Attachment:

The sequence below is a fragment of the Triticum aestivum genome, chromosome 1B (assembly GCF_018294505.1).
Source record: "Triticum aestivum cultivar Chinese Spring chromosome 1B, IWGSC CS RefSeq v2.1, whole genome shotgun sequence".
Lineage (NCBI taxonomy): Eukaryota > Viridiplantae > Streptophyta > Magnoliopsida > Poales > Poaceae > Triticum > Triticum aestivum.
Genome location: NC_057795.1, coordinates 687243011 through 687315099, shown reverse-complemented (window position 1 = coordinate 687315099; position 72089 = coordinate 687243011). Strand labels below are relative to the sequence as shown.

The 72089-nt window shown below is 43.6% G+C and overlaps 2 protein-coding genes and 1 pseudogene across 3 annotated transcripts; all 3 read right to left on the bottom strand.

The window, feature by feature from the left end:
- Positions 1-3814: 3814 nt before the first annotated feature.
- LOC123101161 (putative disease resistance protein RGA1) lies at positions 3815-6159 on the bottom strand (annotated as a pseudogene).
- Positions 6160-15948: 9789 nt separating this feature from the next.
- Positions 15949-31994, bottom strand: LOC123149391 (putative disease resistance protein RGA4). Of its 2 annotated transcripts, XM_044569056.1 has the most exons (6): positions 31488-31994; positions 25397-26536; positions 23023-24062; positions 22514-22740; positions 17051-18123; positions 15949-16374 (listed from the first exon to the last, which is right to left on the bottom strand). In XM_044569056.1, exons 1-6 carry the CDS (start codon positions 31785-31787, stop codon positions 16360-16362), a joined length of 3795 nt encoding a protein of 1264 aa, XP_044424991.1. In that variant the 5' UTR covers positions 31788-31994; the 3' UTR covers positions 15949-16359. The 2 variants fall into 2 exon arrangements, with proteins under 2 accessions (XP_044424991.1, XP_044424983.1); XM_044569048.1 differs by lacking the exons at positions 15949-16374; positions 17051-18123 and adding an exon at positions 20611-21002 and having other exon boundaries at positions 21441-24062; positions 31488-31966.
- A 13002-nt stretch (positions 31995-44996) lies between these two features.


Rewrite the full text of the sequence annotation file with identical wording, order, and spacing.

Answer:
The sequence below is a fragment of the Triticum aestivum genome, chromosome 1B (assembly GCF_018294505.1).
Source record: "Triticum aestivum cultivar Chinese Spring chromosome 1B, IWGSC CS RefSeq v2.1, whole genome shotgun sequence".
Lineage (NCBI taxonomy): Eukaryota > Viridiplantae > Streptophyta > Magnoliopsida > Poales > Poaceae > Triticum > Triticum aestivum.
Genome location: NC_057795.1, coordinates 687243011 through 687315099, shown reverse-complemented (window position 1 = coordinate 687315099; position 72089 = coordinate 687243011). Strand labels below are relative to the sequence as shown.

The 72089-nt window shown below is 43.6% G+C and overlaps 2 protein-coding genes and 1 pseudogene across 3 annotated transcripts; all 3 read right to left on the bottom strand.

The window, feature by feature from the left end:
- Positions 1-3814: 3814 nt before the first annotated feature.
- LOC123101161 (putative disease resistance protein RGA1) lies at positions 3815-6159 on the bottom strand (annotated as a pseudogene).
- Positions 6160-15948: 9789 nt separating this feature from the next.
- Positions 15949-31994, bottom strand: LOC123149391 (putative disease resistance protein RGA4). Of its 2 annotated transcripts, XM_044569056.1 has the most exons (6): positions 31488-31994; positions 25397-26536; positions 23023-24062; positions 22514-22740; positions 17051-18123; positions 15949-16374 (listed from the first exon to the last, which is right to left on the bottom strand). In XM_044569056.1, exons 1-6 carry the CDS (start codon positions 31785-31787, stop codon positions 16360-16362), a joined length of 3795 nt encoding a protein of 1264 aa, XP_044424991.1. In that variant the 5' UTR covers positions 31788-31994; the 3' UTR covers positions 15949-16359. The 2 variants fall into 2 exon arrangements, with proteins under 2 accessions (XP_044424991.1, XP_044424983.1); XM_044569048.1 differs by lacking the exons at positions 15949-16374; positions 17051-18123 and adding an exon at positions 20611-21002 and having other exon boundaries at positions 21441-24062; positions 31488-31966.
- A 13002-nt stretch (positions 31995-44996) lies between these two features.